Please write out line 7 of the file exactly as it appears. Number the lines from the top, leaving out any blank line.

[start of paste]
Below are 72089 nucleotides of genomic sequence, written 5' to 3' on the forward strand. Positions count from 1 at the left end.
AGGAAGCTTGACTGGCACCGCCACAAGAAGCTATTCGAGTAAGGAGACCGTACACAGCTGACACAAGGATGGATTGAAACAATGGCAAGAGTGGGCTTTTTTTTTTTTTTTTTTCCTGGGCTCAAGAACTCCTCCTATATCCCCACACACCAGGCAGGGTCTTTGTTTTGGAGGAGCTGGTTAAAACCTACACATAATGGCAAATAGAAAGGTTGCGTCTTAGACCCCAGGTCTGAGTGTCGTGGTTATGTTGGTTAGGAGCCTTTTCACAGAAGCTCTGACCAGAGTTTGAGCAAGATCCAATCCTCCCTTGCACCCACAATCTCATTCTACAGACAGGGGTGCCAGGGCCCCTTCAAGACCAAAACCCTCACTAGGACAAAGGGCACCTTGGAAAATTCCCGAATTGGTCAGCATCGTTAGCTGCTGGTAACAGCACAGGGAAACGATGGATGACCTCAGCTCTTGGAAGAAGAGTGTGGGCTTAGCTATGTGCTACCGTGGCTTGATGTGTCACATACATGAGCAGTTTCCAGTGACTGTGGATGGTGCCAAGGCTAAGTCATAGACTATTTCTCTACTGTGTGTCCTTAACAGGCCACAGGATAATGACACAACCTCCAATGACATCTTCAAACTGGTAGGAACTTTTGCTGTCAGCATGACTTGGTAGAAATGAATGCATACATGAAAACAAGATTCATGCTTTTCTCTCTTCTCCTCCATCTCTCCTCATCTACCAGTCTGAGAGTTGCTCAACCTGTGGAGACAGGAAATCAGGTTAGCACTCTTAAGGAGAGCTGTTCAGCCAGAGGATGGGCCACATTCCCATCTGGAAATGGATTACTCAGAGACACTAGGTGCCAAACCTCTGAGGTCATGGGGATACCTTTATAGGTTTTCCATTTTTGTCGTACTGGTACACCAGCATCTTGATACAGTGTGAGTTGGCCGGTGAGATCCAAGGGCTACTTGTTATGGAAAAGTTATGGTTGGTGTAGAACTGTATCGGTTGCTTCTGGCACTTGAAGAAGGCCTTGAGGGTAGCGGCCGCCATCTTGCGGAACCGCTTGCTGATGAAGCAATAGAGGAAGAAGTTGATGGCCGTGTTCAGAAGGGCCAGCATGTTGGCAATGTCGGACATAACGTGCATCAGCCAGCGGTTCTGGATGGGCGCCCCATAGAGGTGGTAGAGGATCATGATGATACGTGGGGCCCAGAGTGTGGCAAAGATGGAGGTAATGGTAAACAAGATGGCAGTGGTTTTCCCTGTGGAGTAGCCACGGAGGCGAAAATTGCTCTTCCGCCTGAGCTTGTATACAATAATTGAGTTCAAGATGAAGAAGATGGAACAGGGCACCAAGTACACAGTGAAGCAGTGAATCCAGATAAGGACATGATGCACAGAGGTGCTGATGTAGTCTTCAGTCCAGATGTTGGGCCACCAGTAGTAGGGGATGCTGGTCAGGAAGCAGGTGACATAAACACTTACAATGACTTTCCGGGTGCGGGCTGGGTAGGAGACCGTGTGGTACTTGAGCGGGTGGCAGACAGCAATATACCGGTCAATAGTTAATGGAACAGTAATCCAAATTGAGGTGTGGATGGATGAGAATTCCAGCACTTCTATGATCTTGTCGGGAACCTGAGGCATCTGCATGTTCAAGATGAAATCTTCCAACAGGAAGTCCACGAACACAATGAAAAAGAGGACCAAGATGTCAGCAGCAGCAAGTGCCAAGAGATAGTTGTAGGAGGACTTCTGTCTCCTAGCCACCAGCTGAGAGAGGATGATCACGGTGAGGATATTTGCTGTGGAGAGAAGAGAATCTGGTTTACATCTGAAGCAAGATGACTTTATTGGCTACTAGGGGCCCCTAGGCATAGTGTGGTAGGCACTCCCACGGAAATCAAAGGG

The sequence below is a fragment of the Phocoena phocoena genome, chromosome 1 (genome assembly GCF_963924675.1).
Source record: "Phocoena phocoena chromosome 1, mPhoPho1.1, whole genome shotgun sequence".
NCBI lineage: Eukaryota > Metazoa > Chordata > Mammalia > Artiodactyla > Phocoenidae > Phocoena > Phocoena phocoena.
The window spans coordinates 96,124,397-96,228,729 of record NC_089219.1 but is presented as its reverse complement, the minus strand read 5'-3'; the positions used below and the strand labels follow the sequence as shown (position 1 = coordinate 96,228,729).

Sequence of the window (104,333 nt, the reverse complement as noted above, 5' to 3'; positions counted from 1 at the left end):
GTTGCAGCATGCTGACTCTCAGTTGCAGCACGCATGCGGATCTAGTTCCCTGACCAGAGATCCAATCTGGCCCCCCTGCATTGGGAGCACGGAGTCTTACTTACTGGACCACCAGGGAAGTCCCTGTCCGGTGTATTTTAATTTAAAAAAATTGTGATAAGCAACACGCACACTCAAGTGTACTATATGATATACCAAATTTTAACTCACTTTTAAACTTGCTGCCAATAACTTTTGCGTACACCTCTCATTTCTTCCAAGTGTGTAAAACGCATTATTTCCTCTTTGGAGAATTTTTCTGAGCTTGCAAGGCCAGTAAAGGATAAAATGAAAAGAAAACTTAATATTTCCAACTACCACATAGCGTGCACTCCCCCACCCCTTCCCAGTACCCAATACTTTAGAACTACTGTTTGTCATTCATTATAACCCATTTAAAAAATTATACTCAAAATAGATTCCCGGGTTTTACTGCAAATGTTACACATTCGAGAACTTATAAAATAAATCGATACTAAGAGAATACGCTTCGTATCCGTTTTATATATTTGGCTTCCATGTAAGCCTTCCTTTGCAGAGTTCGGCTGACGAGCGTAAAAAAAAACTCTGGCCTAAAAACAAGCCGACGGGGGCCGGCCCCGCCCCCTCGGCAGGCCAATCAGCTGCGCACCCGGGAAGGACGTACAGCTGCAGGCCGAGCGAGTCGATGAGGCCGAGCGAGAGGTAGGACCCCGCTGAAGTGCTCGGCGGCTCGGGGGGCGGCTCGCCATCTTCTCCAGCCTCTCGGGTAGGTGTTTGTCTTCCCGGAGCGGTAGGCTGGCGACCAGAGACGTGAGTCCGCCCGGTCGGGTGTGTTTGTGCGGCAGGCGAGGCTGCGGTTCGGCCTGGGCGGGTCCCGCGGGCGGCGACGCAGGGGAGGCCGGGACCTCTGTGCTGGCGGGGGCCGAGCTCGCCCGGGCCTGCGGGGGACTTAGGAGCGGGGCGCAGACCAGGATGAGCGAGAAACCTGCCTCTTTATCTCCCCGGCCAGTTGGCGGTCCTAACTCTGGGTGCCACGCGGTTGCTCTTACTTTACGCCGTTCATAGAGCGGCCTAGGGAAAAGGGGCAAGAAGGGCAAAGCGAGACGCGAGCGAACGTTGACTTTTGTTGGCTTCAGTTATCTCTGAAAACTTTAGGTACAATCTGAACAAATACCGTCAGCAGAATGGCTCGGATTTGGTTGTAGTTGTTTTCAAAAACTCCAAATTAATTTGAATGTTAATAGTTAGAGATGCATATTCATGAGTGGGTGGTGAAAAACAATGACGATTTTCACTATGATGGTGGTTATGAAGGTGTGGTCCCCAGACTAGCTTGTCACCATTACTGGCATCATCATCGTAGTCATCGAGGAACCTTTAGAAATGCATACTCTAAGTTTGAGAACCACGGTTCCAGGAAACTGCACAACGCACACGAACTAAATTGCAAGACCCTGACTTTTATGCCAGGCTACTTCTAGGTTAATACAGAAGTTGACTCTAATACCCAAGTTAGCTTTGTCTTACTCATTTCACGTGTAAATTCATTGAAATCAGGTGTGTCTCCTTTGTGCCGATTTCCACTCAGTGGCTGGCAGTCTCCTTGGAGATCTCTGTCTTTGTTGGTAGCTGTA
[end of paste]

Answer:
Sequence of the window (104,333 nt, the reverse complement as noted above, 5' to 3'; positions counted from 1 at the left end):